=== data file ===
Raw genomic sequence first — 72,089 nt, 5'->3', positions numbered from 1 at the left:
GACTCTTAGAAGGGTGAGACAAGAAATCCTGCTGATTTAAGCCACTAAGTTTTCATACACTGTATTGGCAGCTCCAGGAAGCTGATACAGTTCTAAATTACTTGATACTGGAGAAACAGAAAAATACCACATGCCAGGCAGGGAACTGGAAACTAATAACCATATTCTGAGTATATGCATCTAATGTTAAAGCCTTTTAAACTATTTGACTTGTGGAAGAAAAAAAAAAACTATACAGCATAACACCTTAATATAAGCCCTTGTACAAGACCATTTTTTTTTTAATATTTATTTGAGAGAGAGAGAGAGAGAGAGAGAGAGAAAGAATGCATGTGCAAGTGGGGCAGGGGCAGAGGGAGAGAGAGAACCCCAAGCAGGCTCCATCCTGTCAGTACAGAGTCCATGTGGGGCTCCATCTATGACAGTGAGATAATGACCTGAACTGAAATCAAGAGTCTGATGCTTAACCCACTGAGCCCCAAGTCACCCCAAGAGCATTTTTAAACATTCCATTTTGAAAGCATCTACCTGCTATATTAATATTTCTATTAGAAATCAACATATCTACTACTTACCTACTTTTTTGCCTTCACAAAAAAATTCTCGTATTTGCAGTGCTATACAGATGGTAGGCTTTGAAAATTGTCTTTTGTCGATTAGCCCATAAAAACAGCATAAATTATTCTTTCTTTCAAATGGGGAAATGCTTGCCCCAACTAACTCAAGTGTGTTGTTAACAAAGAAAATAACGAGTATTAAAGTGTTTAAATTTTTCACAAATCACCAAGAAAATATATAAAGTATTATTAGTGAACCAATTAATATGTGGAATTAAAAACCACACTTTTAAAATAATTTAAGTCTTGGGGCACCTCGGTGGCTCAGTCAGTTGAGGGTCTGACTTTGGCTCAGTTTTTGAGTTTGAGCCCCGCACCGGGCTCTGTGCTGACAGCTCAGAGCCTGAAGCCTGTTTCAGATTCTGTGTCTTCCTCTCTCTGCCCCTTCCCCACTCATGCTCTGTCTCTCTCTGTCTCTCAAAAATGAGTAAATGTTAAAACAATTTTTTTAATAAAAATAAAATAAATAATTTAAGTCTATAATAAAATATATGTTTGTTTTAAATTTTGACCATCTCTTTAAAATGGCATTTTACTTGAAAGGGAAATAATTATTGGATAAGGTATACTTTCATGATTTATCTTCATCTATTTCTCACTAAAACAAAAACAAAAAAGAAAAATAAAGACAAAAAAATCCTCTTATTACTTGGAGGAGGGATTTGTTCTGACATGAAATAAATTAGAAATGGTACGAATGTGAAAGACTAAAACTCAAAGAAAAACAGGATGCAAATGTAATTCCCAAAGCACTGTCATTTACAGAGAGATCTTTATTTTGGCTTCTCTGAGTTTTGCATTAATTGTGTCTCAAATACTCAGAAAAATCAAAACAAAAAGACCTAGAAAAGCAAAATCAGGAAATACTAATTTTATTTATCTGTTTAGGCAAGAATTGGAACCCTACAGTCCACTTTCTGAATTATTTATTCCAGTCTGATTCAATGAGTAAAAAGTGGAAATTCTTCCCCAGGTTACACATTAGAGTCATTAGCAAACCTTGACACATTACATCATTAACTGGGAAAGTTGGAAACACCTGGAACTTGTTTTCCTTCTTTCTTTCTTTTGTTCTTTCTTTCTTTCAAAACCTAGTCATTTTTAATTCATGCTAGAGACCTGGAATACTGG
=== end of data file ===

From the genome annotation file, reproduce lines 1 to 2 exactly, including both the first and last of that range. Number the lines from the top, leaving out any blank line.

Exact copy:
Raw genomic sequence first — 72,089 nt, 5'->3', positions numbered from 1 at the left:
GACTCTTAGAAGGGTGAGACAAGAAATCCTGCTGATTTAAGCCACTAAGTTTTCATACACTGTATTGGCAGCTCCAGGAAGCTGATACAGTTCTAAATTACTTGATACTGGAGAAACAGAAAAATACCACATGCCAGGCAGGGAACTGGAAACTAATAACCATATTCTGAGTATATGCATCTAATGTTAAAGCCTTTTAAACTATTTGACTTGTGGAAGAAAAAAAAAAACTATACAGCATAACACCTTAATATAAGCCCTTGTACAAGACCATTTTTTTTTTAATATTTATTTGAGAGAGAGAGAGAGAGAGAGAGAGAGAAAGAATGCATGTGCAAGTGGGGCAGGGGCAGAGGGAGAGAGAGAACCCCAAGCAGGCTCCATCCTGTCAGTACAGAGTCCATGTGGGGCTCCATCTATGACAGTGAGATAATGACCTGAACTGAAATCAAGAGTCTGATGCTTAACCCACTGAGCCCCAAGTCACCCCAAGAGCATTTTTAAACATTCCATTTTGAAAGCATCTACCTGCTATATTAATATTTCTATTAGAAATCAACATATCTACTACTTACCTACTTTTTTGCCTTCACAAAAAAATTCTCGTATTTGCAGTGCTATACAGATGGTAGGCTTTGAAAATTGTCTTTTGTCGATTAGCCCATAAAAACAGCATAAATTATTCTTTCTTTCAAATGGGGAAATGCTTGCCCCAACTAACTCAAGTGTGTTGTTAACAAAGAAAATAACGAGTATTAAAGTGTTTAAATTTTTCACAAATCACCAAGAAAATATATAAAGTATTATTAGTGAACCAATTAATATGTGGAATTAAAAACCACACTTTTAAAATAATTTAAGTCTTGGGGCACCTCGGTGGCTCAGTCAGTTGAGGGTCTGACTTTGGCTCAGTTTTTGAGTTTGAGCCCCGCACCGGGCTCTGTGCTGACAGCTCAGAGCCTGAAGCCTGTTTCAGATTCTGTGTCTTCCTCTCTCTGCCCCTTCCCCACTCATGCTCTGTCTCTCTCTGTCTCTCAAAAATGAGTAAATGTTAAAACAATTTTTTTAATAAAAATAAAATAAATAATTTAAGTCTATAATAAAATATATGTTTGTTTTAAATTTTGACCATCTCTTTAAAATGGCATTTTACTTGAAAGGGAAATAATTATTGGATAAGGTATACTTTCATGATTTATCTTCATCTATTTCTCACTAAAACAAAAACAAAAAAGAAAAATAAAGACAAAAAAATCCTCTTATTACTTGGAGGAGGGATTTGTTCTGACATGAAATAAATTAGAAATGGTACGAATGTGAAAGACTAAAACTCAAAGAAAAACAGGATGCAAATGTAATTCCCAAAGCACTGTCATTTACAGAGAGATCTTTATTTTGGCTTCTCTGAGTTTTGCATTAATTGTGTCTCAAATACTCAGAAAAATCAAAACAAAAAGACCTAGAAAAGCAAAATCAGGAAATACTAATTTTATTTATCTGTTTAGGCAAGAATTGGAACCCTACAGTCCACTTTCTGAATTATTTATTCCAGTCTGATTCAATGAGTAAAAAGTGGAAATTCTTCCCCAGGTTACACATTAGAGTCATTAGCAAACCTTGACACATTACATCATTAACTGGGAAAGTTGGAAACACCTGGAACTTGTTTTCCTTCTTTCTTTCTTTTGTTCTTTCTTTCTTTCAAAACCTAGTCATTTTTAATTCATGCTAGAGACCTGGAATACTGG